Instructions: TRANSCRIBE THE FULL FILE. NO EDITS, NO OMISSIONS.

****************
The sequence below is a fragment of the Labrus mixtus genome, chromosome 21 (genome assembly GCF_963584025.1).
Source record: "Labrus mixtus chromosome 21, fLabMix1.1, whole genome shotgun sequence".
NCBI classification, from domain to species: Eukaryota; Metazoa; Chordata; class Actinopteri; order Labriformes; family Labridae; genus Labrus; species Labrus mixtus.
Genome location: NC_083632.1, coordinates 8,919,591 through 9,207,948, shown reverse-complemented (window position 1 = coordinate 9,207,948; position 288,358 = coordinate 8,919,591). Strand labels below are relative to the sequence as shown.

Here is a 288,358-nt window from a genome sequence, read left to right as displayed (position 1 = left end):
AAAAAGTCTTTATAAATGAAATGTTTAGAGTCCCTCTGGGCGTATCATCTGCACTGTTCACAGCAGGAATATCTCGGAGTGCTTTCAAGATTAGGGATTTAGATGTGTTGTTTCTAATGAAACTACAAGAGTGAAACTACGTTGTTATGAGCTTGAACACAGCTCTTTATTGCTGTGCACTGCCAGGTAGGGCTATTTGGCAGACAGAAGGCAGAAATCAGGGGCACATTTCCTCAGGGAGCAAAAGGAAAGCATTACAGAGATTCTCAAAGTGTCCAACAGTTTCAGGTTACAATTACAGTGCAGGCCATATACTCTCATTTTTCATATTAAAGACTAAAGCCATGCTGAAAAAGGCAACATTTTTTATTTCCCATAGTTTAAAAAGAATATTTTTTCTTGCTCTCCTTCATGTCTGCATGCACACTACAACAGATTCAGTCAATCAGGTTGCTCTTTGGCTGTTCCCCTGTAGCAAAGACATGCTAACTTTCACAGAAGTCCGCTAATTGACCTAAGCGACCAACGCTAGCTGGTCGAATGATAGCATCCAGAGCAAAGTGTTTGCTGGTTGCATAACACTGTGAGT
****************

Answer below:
The sequence below is a fragment of the Labrus mixtus genome, chromosome 21 (genome assembly GCF_963584025.1).
Source record: "Labrus mixtus chromosome 21, fLabMix1.1, whole genome shotgun sequence".
NCBI classification, from domain to species: Eukaryota; Metazoa; Chordata; class Actinopteri; order Labriformes; family Labridae; genus Labrus; species Labrus mixtus.
Genome location: NC_083632.1, coordinates 8,919,591 through 9,207,948, shown reverse-complemented (window position 1 = coordinate 9,207,948; position 288,358 = coordinate 8,919,591). Strand labels below are relative to the sequence as shown.

Here is a 288,358-nt window from a genome sequence, read left to right as displayed (position 1 = left end):
AAAAAGTCTTTATAAATGAAATGTTTAGAGTCCCTCTGGGCGTATCATCTGCACTGTTCACAGCAGGAATATCTCGGAGTGCTTTCAAGATTAGGGATTTAGATGTGTTGTTTCTAATGAAACTACAAGAGTGAAACTACGTTGTTATGAGCTTGAACACAGCTCTTTATTGCTGTGCACTGCCAGGTAGGGCTATTTGGCAGACAGAAGGCAGAAATCAGGGGCACATTTCCTCAGGGAGCAAAAGGAAAGCATTACAGAGATTCTCAAAGTGTCCAACAGTTTCAGGTTACAATTACAGTGCAGGCCATATACTCTCATTTTTCATATTAAAGACTAAAGCCATGCTGAAAAAGGCAACATTTTTTATTTCCCATAGTTTAAAAAGAATATTTTTTCTTGCTCTCCTTCATGTCTGCATGCACACTACAACAGATTCAGTCAATCAGGTTGCTCTTTGGCTGTTCCCCTGTAGCAAAGACATGCTAACTTTCACAGAAGTCCGCTAATTGACCTAAGCGACCAACGCTAGCTGGTCGAATGATAGCATCCAGAGCAAAGTGTTTGCTGGTTGCATAACACTGTGAGT